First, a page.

Segment 34: Tennessee

Hump Mountain on a chilly February morning


From Hot Springs, the Fifty Trail continues on the Appalachian Trail northbound to the Virginia Border. This section of the trail features a number of enigmatic ‘Balds’ the most outstanding of which is Hump Mountain, shown in the photo above. These summits are not high enough to be above timberline but it is theorized that they are remnants of tundra from the Ice age, kept clear by mega-fauna in order to sustain their favored habitat and later reinforced by America’s first peoples who regularly burned these lands in order to continue to support the game that they hunted.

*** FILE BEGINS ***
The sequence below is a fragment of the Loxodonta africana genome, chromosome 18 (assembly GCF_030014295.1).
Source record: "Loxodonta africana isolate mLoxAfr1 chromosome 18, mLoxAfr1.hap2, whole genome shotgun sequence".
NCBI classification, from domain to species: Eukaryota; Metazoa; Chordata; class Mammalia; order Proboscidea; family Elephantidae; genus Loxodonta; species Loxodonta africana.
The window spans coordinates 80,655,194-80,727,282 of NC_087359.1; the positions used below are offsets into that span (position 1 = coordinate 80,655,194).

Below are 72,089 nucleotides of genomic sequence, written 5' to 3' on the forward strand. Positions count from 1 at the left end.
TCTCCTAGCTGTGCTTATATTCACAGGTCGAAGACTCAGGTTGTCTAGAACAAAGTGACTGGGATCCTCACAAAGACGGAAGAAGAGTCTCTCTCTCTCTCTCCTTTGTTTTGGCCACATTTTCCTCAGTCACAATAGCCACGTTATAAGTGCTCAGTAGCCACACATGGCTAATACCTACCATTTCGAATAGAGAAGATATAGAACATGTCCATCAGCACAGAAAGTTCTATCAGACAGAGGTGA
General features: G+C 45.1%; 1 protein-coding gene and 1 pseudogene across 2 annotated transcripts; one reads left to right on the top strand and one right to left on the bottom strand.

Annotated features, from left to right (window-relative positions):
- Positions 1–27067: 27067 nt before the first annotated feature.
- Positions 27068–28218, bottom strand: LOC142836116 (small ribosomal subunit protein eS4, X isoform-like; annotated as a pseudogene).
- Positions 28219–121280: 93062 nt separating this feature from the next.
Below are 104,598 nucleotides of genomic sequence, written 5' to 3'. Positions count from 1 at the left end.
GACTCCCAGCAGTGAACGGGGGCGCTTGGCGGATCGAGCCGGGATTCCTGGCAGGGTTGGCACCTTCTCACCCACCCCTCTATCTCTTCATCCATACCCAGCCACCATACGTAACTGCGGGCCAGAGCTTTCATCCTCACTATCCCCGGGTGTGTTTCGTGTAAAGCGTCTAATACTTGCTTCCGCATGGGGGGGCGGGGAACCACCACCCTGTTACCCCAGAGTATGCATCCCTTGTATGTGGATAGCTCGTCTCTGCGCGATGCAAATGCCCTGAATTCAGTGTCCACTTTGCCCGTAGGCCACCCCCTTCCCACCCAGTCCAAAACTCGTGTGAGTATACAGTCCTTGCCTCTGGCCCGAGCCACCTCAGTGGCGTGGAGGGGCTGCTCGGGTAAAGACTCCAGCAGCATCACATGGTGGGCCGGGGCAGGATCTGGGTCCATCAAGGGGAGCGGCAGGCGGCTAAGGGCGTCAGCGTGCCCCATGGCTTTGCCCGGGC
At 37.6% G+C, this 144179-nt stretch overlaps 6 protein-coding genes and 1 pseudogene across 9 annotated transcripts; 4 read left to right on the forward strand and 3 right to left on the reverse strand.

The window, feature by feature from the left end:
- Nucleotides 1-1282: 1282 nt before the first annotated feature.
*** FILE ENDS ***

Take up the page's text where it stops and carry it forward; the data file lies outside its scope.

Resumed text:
The trail drops down to the Nolichucky River and the town of Erwin, Tennessee, then climbs again to Beauty Spot (another Bald) and Unaka Mountain, which is higher but wooded, and Roan Mountain where wooded land is again abundant on some of the highest ground in the region. After the Roan highlands the trail descends to and crosses US 19E and after passing Jones Falls (be sure to take the short side trail to see this), the trail turns westward leaving North Carolina behind and plunging into Tennessee. The route follows the long ridge of Iron Mountain with panoramic views of Watauga Lake then crosses 'Cross Mountain,' a high saddle, to the long ridge of Holston Mountain and follows that northeast to the Virginia State Line.



Best of the Appalachian Trail: Combined with North Carolina’s ‘Heart of’ section, this continuous 101.7 mile route tracks the state line almost precisely. Follow the Appalachian National Scenic Trail from Allen Gap, (Tennessee Hwy. 70, NC Hwy 208) to US 19E near the Mountain Harbour Hostel. See the North Carolina segment for further detail.

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